Just three months ago, the makeup of the Eden Township Healthcare District was a fairly consistent majority of boardmembers comfortable with acquiescing to Sutter Health’s plan for San Leandro Hospital to become an acute rehabilitation facility.
The swing vote was Dr. Walter Kran and the District’s legal counsel was allegedly orchestrating the board’s movements through the chair Dr. Rajendra Ratnesar. At minimum, critics screamed, Ratnesar is drawing a paycheck that eventually leads to Sutter’s accounting department.
Fast forward to last Wednesday night and the District’s Velvet Revolution led by Directors Carole Rogers and Dr. Vin Sawhney is nearly complete.
As we start a new year, the composition and resolve of the board is vastly different. Rogers is now the chair of the board. Sawhney is new the vice chair and newly appointed Dr. Bill West is secretary. Dr. Harry Dvorsky is far more lucid and the former head of the board, Ratnesar, has had his influence neutralized, while the attorney many on the board believed stifled any aggressive legal action against Sutter is gone.
The only strategy that has stymied Sutter has been the voice of the people. It is a plausible assumption the fervent voice of the community is the sole reason San Leandro Hospital is still open in the middle of January.
The counterclaim against Sutter by the District’s interim counsel is a good start, but as one observer of the hospital situation said, going after the unfinished fourth floor is “the low-hanging fruit” within the legal dispute. More legal tussling with Sutter is needed, precisely evidence pointing to Sutter cooking the books at San Leandro Hospital, as critics allege, to show a facility perilessly in the red.
Through the actions of Rogers and Sawhney, the board is now fully equipped stand toe-to-toe with Sutter, yet the battle is nowhere near a stalemate. As they have since the signing of the 2007 Memorandum of Understanding, Sutter still holds all the cards. The important difference now, is the District and its lawyers realize they are down three touchdowns with two minutes left in the game. There is no use for time-wasting running plays when big play passes are sorely needed. The board needs to continue calling for the “Hail Mary” on every play until the hospital is saved. This is the reality the community needs if they are to calibrate the next surge in support for saving the hospital.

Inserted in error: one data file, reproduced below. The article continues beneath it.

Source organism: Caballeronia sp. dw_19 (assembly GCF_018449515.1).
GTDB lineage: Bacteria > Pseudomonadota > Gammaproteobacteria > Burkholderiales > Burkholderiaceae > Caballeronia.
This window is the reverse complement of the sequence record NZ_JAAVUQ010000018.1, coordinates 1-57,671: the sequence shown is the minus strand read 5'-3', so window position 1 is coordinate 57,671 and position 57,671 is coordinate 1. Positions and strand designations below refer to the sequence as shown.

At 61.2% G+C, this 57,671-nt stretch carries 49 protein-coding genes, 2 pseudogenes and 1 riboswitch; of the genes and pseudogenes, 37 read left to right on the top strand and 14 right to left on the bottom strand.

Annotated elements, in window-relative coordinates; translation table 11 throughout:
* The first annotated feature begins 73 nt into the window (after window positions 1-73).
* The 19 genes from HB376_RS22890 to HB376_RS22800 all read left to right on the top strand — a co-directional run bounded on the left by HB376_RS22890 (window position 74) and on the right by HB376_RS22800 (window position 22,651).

To this point, standing pat has not worked for the District and its move towards fighting Sutter in the courts is an unknown quantity in its early stages. The only strategy that has stymied Sutter has been the voice of the people. They have been a civic force and represent the biggest weapon in the hospital’s arsenal. It is a plausible assumption the fervent voice of the community is the sole reason San Leandro Hospital is still open in the middle of January 2010. That voice has also transferred itself through every aspect on the new District board and emboldened a few notable boardmembers to have the courage to fight harder. The message now to the community is the same: you have fought a gallant battle thus far, but you need to fight harder.